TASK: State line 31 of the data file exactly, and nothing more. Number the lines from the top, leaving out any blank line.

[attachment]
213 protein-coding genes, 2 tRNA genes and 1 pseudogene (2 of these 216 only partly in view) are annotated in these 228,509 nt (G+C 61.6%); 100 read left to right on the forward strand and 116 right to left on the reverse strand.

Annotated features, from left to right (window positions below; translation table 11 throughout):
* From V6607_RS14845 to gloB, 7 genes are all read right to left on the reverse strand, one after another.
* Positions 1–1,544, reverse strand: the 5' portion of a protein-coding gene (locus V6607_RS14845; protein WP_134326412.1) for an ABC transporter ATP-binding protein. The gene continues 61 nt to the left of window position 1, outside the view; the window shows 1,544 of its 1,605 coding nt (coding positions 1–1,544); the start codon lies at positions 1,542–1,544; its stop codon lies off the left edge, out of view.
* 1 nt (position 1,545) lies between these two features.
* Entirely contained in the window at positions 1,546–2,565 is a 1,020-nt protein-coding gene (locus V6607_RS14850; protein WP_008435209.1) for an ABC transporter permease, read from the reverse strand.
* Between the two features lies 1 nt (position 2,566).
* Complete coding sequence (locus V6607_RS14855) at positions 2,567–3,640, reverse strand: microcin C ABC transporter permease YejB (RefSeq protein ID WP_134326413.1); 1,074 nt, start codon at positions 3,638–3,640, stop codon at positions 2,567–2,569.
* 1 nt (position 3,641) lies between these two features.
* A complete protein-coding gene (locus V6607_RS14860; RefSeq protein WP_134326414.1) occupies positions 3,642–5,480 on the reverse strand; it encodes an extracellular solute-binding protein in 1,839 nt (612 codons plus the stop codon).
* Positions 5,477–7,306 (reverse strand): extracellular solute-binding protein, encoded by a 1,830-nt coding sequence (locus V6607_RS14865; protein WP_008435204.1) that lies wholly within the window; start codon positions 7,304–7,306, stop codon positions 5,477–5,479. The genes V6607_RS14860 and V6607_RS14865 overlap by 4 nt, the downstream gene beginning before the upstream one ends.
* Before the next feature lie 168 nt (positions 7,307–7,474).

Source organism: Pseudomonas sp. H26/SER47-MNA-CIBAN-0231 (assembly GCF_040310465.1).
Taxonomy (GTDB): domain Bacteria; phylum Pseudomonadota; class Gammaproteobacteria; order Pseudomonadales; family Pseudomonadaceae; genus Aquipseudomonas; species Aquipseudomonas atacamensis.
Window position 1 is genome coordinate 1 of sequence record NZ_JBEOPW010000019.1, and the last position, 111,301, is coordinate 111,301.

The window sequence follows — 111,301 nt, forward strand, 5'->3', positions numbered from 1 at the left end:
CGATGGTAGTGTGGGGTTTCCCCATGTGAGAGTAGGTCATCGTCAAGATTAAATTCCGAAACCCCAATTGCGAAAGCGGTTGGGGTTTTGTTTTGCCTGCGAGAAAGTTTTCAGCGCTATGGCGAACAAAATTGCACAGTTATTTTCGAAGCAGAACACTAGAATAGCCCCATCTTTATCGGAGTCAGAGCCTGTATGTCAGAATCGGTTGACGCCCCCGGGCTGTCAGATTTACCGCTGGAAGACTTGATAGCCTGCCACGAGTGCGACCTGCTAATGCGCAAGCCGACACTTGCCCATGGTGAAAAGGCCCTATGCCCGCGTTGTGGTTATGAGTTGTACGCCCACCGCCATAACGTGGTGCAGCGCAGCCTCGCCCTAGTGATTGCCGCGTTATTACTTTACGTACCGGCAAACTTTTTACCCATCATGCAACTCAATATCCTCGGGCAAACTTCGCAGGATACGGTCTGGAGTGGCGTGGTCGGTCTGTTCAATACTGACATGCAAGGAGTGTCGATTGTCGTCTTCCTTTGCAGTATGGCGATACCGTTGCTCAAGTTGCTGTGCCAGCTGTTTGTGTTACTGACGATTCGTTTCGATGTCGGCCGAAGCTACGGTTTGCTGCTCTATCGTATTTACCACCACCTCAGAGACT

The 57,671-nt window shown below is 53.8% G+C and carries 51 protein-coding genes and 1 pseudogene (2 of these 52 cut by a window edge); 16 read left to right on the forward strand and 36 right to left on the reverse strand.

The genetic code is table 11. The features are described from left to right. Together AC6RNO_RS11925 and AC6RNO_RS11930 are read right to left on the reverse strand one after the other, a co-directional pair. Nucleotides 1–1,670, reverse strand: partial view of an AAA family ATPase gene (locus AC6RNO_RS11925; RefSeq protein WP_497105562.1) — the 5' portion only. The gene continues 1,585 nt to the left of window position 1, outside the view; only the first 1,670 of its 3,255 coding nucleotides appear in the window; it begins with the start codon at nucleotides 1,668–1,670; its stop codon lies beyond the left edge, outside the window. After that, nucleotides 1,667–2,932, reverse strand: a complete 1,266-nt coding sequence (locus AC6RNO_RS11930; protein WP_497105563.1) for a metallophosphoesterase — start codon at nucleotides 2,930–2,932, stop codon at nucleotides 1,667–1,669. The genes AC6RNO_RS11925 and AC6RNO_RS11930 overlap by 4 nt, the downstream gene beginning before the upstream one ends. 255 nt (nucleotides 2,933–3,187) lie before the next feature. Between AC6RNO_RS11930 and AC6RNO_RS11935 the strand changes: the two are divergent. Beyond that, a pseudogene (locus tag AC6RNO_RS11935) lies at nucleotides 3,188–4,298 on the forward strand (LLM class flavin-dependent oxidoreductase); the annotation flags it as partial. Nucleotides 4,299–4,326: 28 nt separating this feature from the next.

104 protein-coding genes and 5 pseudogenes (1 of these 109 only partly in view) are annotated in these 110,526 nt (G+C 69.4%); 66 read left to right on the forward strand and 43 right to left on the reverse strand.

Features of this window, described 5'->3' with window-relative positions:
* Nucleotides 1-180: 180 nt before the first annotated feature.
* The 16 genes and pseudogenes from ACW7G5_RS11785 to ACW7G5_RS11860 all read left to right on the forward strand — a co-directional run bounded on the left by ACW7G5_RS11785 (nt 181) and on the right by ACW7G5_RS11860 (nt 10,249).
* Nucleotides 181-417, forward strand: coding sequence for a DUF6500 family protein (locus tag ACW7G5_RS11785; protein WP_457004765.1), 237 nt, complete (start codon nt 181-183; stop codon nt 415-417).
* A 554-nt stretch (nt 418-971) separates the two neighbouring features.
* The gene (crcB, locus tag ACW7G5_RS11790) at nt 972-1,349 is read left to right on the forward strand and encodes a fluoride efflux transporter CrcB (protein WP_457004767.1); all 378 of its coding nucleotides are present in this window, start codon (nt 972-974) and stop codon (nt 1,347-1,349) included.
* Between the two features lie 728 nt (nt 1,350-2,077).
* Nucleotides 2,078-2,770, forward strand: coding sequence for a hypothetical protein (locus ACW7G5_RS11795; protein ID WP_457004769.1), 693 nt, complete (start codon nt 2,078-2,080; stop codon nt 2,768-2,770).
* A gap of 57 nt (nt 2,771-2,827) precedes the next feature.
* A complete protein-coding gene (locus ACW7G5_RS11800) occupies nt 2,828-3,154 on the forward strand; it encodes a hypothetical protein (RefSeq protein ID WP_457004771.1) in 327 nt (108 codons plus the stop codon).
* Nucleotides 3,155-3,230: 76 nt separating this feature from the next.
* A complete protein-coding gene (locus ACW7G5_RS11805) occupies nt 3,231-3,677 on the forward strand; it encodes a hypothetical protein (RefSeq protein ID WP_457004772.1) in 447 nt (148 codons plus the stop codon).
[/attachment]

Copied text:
* Nucleotides 3,155-3,230: 76 nt separating this feature from the next.